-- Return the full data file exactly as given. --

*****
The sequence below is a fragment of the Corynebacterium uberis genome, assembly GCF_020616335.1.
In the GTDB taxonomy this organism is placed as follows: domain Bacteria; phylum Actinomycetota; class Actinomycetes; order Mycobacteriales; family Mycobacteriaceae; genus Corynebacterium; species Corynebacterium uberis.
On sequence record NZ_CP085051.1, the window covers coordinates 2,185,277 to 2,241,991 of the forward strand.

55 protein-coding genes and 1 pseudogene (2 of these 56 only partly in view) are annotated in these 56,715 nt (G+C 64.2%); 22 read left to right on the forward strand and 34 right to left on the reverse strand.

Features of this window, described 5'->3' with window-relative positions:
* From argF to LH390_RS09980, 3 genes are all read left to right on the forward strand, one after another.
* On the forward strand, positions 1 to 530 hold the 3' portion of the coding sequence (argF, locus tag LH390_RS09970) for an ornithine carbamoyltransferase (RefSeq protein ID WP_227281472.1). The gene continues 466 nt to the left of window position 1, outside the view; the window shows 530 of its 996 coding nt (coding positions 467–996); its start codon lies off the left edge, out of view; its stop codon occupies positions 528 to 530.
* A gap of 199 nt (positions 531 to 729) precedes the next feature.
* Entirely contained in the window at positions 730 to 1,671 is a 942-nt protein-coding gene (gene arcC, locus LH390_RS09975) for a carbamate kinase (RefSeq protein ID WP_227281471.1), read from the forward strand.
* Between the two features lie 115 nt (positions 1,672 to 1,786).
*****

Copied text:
The sequence below is a fragment of the Corynebacterium uberis genome, assembly GCF_020616335.1.
In the GTDB taxonomy this organism is placed as follows: domain Bacteria; phylum Actinomycetota; class Actinomycetes; order Mycobacteriales; family Mycobacteriaceae; genus Corynebacterium; species Corynebacterium uberis.
On sequence record NZ_CP085051.1, the window covers coordinates 2,185,277 to 2,241,991 of the forward strand.

55 protein-coding genes and 1 pseudogene (2 of these 56 only partly in view) are annotated in these 56,715 nt (G+C 64.2%); 22 read left to right on the forward strand and 34 right to left on the reverse strand.

Features of this window, described 5'->3' with window-relative positions:
* From argF to LH390_RS09980, 3 genes are all read left to right on the forward strand, one after another.
* On the forward strand, positions 1 to 530 hold the 3' portion of the coding sequence (argF, locus tag LH390_RS09970) for an ornithine carbamoyltransferase (RefSeq protein ID WP_227281472.1). The gene continues 466 nt to the left of window position 1, outside the view; the window shows 530 of its 996 coding nt (coding positions 467–996); its start codon lies off the left edge, out of view; its stop codon occupies positions 528 to 530.
* A gap of 199 nt (positions 531 to 729) precedes the next feature.
* Entirely contained in the window at positions 730 to 1,671 is a 942-nt protein-coding gene (gene arcC, locus LH390_RS09975) for a carbamate kinase (RefSeq protein ID WP_227281471.1), read from the forward strand.
* Between the two features lie 115 nt (positions 1,672 to 1,786).